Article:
Squid eyes and camouflage
Cephalopods possess a sophisticated array of mechanisms to achieve camouflage in dynamic underwater environments. While active mechanisms such as chromatophore patterning and body posturing are well known, passive mechanisms such as manipulating light with highly evolved reflectors may also play an important role.
Using transparency and reflection, animals residing in the ocean’s featureless midwater environment can make themselves nearly invisible to potential predators. Since the pelagic light field in regions of the ocean with asymptotic light regimes is roughly cylindrical, radiance matching can be an effective strategy for reflective camouflage; if an animal can perfectly reflect, with the same intensity and spectral composition, light radiating from behind a viewer, this reflectance will also match the light radiating from behind the animal, and the animal will remain inconspicuous on its background.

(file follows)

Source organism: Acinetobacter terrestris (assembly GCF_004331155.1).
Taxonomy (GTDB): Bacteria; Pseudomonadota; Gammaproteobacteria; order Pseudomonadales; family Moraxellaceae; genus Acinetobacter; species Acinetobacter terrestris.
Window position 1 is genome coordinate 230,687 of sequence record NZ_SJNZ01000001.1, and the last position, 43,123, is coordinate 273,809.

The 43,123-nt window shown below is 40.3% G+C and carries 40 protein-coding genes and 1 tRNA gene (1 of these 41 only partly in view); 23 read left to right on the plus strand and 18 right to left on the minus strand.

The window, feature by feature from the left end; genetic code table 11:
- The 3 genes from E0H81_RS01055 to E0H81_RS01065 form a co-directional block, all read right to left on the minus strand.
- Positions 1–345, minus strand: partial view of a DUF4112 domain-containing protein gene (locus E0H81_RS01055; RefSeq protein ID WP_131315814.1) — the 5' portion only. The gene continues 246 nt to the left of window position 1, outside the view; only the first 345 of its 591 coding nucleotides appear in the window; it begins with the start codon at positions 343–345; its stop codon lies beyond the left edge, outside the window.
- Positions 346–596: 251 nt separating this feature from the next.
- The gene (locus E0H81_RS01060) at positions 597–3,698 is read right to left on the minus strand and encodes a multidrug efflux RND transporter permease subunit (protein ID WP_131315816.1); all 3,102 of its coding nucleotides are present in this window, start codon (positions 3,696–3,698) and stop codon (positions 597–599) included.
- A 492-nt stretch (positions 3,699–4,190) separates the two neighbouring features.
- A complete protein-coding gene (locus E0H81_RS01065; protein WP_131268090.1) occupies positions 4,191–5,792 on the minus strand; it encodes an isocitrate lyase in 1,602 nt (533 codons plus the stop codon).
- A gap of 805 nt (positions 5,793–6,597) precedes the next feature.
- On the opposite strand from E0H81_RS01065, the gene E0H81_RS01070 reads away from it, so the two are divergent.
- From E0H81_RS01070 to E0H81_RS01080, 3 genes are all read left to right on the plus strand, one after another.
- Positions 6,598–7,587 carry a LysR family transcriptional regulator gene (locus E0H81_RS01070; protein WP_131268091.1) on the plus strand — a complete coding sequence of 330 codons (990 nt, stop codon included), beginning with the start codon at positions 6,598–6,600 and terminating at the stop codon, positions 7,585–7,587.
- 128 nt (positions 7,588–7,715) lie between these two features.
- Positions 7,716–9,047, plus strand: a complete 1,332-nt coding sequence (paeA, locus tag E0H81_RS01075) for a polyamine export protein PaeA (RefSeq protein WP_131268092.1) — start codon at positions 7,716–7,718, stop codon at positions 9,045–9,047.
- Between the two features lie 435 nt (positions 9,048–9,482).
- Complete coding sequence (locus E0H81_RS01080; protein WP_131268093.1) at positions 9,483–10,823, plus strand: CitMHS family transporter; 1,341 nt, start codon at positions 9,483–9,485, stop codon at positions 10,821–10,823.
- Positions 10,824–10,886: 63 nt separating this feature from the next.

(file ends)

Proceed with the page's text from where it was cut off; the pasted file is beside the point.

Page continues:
Well, the case is that has been demonstrated that the silvery reflective tissue surrounding the eyes of squid in the family Loliginidae appears to have several novel optical features contributing to camouflage from lateral-looking predators in shallow and midwater pelagic environments.
This silvery covering consists of packed spindle-shaped cells that achieve broadband visible reflectance by creating a large range of layer thicknesses. The silvery covering of the squid eye apparently matches the background radiance of the water column in which the animal is immersed, thereby hiding the retina by creating the illusion of transparency.
Reference: [Holt et al., 2011]
Photo credit: ©Courtney Platt | Caribbean reef squid, Sepioteuthis sepioidea (Teuthida - Loliginidae) at Grand Cayman.